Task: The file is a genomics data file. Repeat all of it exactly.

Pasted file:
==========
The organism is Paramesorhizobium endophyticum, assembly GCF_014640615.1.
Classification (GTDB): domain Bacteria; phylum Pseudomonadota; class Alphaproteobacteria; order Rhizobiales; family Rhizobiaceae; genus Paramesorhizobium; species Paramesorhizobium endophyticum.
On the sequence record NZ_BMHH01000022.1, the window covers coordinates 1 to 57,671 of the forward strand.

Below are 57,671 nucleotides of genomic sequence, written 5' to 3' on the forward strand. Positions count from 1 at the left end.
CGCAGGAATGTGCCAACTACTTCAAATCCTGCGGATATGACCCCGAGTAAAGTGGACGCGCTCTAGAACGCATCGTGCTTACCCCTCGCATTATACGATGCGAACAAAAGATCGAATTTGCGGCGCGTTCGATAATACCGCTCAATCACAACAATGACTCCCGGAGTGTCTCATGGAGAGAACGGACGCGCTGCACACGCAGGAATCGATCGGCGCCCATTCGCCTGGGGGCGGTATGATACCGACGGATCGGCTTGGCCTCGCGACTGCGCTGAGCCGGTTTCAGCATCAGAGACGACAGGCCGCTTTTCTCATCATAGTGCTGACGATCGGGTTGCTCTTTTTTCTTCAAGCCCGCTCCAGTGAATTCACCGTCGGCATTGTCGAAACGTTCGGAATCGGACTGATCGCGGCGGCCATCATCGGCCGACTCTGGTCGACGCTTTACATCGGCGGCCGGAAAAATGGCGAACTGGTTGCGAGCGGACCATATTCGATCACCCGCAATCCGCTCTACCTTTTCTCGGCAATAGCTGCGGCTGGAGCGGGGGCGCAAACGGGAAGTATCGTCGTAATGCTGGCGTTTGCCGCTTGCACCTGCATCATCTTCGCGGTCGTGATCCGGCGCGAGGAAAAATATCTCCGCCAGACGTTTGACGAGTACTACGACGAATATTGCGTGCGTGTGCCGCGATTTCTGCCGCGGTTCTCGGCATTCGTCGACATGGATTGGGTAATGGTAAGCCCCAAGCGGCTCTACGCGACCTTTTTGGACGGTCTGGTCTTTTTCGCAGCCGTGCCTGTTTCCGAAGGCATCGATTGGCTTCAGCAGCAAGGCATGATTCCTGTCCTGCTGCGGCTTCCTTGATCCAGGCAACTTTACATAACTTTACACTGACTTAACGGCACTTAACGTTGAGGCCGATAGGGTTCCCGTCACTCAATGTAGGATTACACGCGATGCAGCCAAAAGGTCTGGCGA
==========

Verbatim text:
The organism is Paramesorhizobium endophyticum, assembly GCF_014640615.1.
Classification (GTDB): domain Bacteria; phylum Pseudomonadota; class Alphaproteobacteria; order Rhizobiales; family Rhizobiaceae; genus Paramesorhizobium; species Paramesorhizobium endophyticum.
On the sequence record NZ_BMHH01000022.1, the window covers coordinates 1 to 57,671 of the forward strand.

Below are 57,671 nucleotides of genomic sequence, written 5' to 3' on the forward strand. Positions count from 1 at the left end.
CGCAGGAATGTGCCAACTACTTCAAATCCTGCGGATATGACCCCGAGTAAAGTGGACGCGCTCTAGAACGCATCGTGCTTACCCCTCGCATTATACGATGCGAACAAAAGATCGAATTTGCGGCGCGTTCGATAATACCGCTCAATCACAACAATGACTCCCGGAGTGTCTCATGGAGAGAACGGACGCGCTGCACACGCAGGAATCGATCGGCGCCCATTCGCCTGGGGGCGGTATGATACCGACGGATCGGCTTGGCCTCGCGACTGCGCTGAGCCGGTTTCAGCATCAGAGACGACAGGCCGCTTTTCTCATCATAGTGCTGACGATCGGGTTGCTCTTTTTTCTTCAAGCCCGCTCCAGTGAATTCACCGTCGGCATTGTCGAAACGTTCGGAATCGGACTGATCGCGGCGGCCATCATCGGCCGACTCTGGTCGACGCTTTACATCGGCGGCCGGAAAAATGGCGAACTGGTTGCGAGCGGACCATATTCGATCACCCGCAATCCGCTCTACCTTTTCTCGGCAATAGCTGCGGCTGGAGCGGGGGCGCAAACGGGAAGTATCGTCGTAATGCTGGCGTTTGCCGCTTGCACCTGCATCATCTTCGCGGTCGTGATCCGGCGCGAGGAAAAATATCTCCGCCAGACGTTTGACGAGTACTACGACGAATATTGCGTGCGTGTGCCGCGATTTCTGCCGCGGTTCTCGGCATTCGTCGACATGGATTGGGTAATGGTAAGCCCCAAGCGGCTCTACGCGACCTTTTTGGACGGTCTGGTCTTTTTCGCAGCCGTGCCTGTTTCCGAAGGCATCGATTGGCTTCAGCAGCAAGGCATGATTCCTGTCCTGCTGCGGCTTCCTTGATCCAGGCAACTTTACATAACTTTACACTGACTTAACGGCACTTAACGTTGAGGCCGATAGGGTTCCCGTCACTCAATGTAGGATTACACGCGATGCAGCCAAAAGGTCTGGCGA